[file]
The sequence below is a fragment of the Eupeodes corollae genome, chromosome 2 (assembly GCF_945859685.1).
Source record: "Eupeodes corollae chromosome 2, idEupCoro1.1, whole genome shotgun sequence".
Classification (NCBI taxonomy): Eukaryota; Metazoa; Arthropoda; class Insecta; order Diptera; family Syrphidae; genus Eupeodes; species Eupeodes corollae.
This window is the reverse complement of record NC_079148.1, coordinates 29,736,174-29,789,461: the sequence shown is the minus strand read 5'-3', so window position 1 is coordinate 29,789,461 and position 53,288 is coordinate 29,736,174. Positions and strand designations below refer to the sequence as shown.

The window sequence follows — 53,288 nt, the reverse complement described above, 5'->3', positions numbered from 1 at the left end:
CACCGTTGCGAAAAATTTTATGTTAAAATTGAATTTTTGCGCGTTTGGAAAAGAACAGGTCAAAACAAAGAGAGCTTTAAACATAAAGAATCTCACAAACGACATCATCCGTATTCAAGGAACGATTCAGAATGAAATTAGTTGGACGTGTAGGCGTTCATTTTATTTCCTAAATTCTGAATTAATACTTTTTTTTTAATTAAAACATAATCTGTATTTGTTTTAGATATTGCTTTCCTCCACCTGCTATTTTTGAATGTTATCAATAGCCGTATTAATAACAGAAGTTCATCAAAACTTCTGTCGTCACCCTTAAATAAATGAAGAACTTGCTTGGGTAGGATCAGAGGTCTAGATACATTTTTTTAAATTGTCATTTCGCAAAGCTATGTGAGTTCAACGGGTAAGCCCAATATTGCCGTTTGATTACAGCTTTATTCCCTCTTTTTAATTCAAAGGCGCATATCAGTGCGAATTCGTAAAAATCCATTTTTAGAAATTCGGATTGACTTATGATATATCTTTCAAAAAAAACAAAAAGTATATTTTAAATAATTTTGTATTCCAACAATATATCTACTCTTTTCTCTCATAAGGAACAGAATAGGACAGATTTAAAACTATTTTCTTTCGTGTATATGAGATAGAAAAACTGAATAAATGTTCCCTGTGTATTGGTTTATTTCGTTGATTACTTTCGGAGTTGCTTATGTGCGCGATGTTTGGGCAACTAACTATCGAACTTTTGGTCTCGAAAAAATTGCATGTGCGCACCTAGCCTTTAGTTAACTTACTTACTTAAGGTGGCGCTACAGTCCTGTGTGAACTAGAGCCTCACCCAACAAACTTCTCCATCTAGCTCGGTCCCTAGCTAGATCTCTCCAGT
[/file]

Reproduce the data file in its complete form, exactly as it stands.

The sequence below is a fragment of the Eupeodes corollae genome, chromosome 2 (assembly GCF_945859685.1).
Source record: "Eupeodes corollae chromosome 2, idEupCoro1.1, whole genome shotgun sequence".
Classification (NCBI taxonomy): Eukaryota; Metazoa; Arthropoda; class Insecta; order Diptera; family Syrphidae; genus Eupeodes; species Eupeodes corollae.
This window is the reverse complement of record NC_079148.1, coordinates 29,736,174-29,789,461: the sequence shown is the minus strand read 5'-3', so window position 1 is coordinate 29,789,461 and position 53,288 is coordinate 29,736,174. Positions and strand designations below refer to the sequence as shown.

The window sequence follows — 53,288 nt, the reverse complement described above, 5'->3', positions numbered from 1 at the left end:
CACCGTTGCGAAAAATTTTATGTTAAAATTGAATTTTTGCGCGTTTGGAAAAGAACAGGTCAAAACAAAGAGAGCTTTAAACATAAAGAATCTCACAAACGACATCATCCGTATTCAAGGAACGATTCAGAATGAAATTAGTTGGACGTGTAGGCGTTCATTTTATTTCCTAAATTCTGAATTAATACTTTTTTTTTAATTAAAACATAATCTGTATTTGTTTTAGATATTGCTTTCCTCCACCTGCTATTTTTGAATGTTATCAATAGCCGTATTAATAACAGAAGTTCATCAAAACTTCTGTCGTCACCCTTAAATAAATGAAGAACTTGCTTGGGTAGGATCAGAGGTCTAGATACATTTTTTTAAATTGTCATTTCGCAAAGCTATGTGAGTTCAACGGGTAAGCCCAATATTGCCGTTTGATTACAGCTTTATTCCCTCTTTTTAATTCAAAGGCGCATATCAGTGCGAATTCGTAAAAATCCATTTTTAGAAATTCGGATTGACTTATGATATATCTTTCAAAAAAAACAAAAAGTATATTTTAAATAATTTTGTATTCCAACAATATATCTACTCTTTTCTCTCATAAGGAACAGAATAGGACAGATTTAAAACTATTTTCTTTCGTGTATATGAGATAGAAAAACTGAATAAATGTTCCCTGTGTATTGGTTTATTTCGTTGATTACTTTCGGAGTTGCTTATGTGCGCGATGTTTGGGCAACTAACTATCGAACTTTTGGTCTCGAAAAAATTGCATGTGCGCACCTAGCCTTTAGTTAACTTACTTACTTAAGGTGGCGCTACAGTCCTGTGTGAACTAGAGCCTCACCCAACAAACTTCTCCATCTAGCTCGGTCCCTAGCTAGATCTCTCCAGT